The Basics of Balance
There are many ways to incorporate balance exercises into your routine. You may see people at the gym using all sorts of interesting tools for this purpose. Balance boards range from simple rocker boards to multi-directional ones for more challenging practices. As balance training has increased in popularity, a variety of equipment for this purpose has become more widely available. You can now readily purchase rollers of various types, as well as inflatables such as stability balls, half-balls, and discs. For balance training, there are also many drills and exercises you can do which use very little equipment, or things you may have around the house. If you’ve been working with any of these, it’s likely you’ve had input from a fall prevention specialist trained in assessing balance and creating appropriate interventions.
For today’s blog, I will explain some of the body’s basics balancing strategies. The body controls sway through ankle, hip, and step strategies. Ankle strategy refers to how we attempt to stand upright or use a small range of motion to restore balance at the ankle. For instance, if you are bumped (gently) in a crowd, you will likely use ankle strategy so that you do not fall. Hip strategy involves using the larger muscles to control balance, such as when standing on a surface which is narrower than your foot length. With this strategy, your upper and lower body will move in different directions. Conversely, step strategy is used when something is affecting your balance very quickly, or when your body’s centre is pushed beyond your ability to stabilize yourself. In step strategy, you would take multiple steps toward the loss of balance. Some factors which limit the body’s ability to use these strategies include the type of ground surface you are standing on, your ability to feel sensation in your feet or ankles, your lower body strength and your range of motion (usually flexibility is the issue here) and your muscle power.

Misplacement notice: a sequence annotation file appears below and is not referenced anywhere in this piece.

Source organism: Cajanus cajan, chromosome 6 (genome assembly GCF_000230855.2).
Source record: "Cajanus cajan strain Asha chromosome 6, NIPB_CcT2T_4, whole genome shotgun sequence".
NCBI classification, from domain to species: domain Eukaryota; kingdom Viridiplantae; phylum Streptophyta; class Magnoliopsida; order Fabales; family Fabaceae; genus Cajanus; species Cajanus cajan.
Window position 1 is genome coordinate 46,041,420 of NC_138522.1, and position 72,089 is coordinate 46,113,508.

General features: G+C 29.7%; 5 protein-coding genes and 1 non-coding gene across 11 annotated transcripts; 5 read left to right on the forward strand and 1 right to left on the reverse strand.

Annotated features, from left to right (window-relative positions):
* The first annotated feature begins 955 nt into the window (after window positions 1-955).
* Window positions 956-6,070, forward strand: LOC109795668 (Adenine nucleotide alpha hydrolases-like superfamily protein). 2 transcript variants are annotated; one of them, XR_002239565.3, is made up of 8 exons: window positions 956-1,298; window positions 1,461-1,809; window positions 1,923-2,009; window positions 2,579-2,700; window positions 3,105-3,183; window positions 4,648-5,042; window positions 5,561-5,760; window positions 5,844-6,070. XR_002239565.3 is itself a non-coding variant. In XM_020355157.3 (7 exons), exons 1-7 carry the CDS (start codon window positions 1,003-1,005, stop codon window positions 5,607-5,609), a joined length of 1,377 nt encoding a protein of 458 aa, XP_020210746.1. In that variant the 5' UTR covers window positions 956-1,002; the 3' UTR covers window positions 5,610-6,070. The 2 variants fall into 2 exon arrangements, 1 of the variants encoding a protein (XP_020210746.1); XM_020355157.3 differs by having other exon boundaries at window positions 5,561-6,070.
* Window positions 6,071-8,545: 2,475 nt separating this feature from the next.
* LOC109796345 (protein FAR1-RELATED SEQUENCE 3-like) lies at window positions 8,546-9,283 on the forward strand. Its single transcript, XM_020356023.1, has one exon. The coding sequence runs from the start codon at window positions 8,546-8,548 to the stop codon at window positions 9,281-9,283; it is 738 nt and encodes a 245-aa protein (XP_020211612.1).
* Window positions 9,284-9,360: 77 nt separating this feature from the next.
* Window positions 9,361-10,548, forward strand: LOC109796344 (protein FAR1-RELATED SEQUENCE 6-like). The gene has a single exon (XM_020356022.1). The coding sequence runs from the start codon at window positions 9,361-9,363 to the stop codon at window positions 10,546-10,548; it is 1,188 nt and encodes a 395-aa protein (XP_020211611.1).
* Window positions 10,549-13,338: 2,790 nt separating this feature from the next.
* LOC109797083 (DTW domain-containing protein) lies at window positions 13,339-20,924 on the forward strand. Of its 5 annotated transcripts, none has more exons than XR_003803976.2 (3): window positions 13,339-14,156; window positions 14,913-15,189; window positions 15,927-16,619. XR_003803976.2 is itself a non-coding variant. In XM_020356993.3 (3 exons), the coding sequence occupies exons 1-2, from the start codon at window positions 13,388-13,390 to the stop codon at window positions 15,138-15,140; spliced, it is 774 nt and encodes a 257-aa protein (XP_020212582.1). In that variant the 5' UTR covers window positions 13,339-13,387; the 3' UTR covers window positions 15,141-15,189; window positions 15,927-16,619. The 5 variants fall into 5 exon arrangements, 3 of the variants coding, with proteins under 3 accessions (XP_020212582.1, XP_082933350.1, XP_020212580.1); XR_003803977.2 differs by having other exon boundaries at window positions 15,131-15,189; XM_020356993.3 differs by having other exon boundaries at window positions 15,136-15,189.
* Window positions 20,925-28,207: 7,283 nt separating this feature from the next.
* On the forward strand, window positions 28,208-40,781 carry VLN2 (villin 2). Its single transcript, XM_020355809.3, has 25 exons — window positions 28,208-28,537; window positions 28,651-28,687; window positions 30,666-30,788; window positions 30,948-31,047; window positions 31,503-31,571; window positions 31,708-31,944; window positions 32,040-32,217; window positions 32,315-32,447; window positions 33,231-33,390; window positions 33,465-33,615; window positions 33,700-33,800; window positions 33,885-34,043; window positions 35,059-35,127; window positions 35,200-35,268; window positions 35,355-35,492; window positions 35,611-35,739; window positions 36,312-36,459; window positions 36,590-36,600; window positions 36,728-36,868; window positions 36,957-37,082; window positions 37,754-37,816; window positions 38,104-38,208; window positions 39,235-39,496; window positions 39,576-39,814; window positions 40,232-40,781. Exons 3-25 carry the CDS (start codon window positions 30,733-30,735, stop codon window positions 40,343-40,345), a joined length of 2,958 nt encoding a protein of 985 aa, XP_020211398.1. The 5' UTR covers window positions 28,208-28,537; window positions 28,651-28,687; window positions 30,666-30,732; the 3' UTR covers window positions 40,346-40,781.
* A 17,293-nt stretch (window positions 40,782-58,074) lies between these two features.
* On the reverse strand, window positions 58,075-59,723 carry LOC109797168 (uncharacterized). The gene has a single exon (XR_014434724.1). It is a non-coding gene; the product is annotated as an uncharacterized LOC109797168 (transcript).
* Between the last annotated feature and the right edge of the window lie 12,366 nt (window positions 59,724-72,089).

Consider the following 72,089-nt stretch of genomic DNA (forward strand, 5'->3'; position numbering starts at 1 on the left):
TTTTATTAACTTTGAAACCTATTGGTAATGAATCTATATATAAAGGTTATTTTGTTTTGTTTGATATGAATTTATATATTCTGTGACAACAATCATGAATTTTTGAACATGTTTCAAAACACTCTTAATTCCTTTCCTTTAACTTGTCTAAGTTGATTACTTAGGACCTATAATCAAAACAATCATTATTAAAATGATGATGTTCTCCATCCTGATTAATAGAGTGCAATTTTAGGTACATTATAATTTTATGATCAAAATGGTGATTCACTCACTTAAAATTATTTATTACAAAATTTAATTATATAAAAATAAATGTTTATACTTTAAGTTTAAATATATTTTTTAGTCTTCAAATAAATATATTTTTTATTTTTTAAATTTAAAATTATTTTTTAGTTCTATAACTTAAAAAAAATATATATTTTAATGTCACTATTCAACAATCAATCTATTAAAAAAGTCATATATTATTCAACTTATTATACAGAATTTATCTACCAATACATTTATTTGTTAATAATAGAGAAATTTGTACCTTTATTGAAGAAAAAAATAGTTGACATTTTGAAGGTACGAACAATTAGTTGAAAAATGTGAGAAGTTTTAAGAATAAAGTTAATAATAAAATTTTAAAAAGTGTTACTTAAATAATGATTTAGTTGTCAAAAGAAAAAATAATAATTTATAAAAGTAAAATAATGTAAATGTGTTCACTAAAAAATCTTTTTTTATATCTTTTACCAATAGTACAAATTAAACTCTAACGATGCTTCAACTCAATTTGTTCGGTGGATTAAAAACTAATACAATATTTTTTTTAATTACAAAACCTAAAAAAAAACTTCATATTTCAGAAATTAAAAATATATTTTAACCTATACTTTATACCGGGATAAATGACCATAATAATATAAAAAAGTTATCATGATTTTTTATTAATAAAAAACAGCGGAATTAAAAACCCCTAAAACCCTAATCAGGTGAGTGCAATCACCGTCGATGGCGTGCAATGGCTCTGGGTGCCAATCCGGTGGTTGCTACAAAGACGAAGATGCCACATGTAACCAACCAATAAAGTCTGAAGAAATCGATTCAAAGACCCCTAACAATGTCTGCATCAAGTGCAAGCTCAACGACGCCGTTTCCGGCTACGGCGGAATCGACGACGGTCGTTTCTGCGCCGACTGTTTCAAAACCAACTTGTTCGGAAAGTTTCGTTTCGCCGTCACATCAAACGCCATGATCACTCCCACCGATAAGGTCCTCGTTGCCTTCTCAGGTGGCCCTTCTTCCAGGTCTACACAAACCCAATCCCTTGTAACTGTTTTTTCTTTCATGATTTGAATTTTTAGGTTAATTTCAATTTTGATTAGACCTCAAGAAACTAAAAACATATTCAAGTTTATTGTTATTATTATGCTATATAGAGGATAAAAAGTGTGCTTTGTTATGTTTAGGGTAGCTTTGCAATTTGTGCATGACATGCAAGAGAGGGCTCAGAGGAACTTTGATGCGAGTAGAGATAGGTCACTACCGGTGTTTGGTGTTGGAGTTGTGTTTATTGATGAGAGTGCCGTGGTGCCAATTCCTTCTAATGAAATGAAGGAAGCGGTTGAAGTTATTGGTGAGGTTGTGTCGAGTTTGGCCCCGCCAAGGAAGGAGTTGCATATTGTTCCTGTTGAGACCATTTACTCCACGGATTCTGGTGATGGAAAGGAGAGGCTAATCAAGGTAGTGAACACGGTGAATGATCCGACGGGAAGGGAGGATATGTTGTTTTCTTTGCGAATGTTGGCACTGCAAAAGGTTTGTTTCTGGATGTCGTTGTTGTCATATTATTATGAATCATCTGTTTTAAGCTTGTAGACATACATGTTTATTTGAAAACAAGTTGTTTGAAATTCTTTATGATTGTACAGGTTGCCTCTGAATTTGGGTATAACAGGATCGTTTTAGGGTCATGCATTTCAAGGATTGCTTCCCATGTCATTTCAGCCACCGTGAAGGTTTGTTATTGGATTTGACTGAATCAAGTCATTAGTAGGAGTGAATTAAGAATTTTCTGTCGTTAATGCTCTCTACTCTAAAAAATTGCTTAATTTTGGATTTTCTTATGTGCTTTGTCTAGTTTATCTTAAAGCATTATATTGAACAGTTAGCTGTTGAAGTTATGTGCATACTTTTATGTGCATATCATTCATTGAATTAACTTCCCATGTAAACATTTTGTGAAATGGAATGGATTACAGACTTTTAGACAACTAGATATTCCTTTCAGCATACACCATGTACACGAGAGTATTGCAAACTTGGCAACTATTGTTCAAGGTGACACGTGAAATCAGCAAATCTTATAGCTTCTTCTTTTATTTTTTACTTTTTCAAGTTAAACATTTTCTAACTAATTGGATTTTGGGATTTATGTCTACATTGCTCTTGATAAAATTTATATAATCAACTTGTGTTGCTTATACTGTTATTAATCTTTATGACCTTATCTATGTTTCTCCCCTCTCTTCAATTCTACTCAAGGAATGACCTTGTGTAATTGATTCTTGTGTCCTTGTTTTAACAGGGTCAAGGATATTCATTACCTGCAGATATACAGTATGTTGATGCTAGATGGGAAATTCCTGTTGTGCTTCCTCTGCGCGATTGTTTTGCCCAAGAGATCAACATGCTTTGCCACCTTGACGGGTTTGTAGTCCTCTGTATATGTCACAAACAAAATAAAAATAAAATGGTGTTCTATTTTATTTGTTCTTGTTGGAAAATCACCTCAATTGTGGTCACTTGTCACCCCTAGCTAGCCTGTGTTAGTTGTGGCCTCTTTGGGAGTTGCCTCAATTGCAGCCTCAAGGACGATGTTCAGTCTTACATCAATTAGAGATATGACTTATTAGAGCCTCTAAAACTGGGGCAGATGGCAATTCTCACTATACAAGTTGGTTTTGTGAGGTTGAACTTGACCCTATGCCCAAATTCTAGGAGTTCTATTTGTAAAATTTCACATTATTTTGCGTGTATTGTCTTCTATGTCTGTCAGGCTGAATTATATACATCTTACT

Source: Rose, Debra J. (2010). Fallproof! A Comprehensive Balance and Mobility Training Program, 2nd Ed. Fullerton: Human Kinetics.
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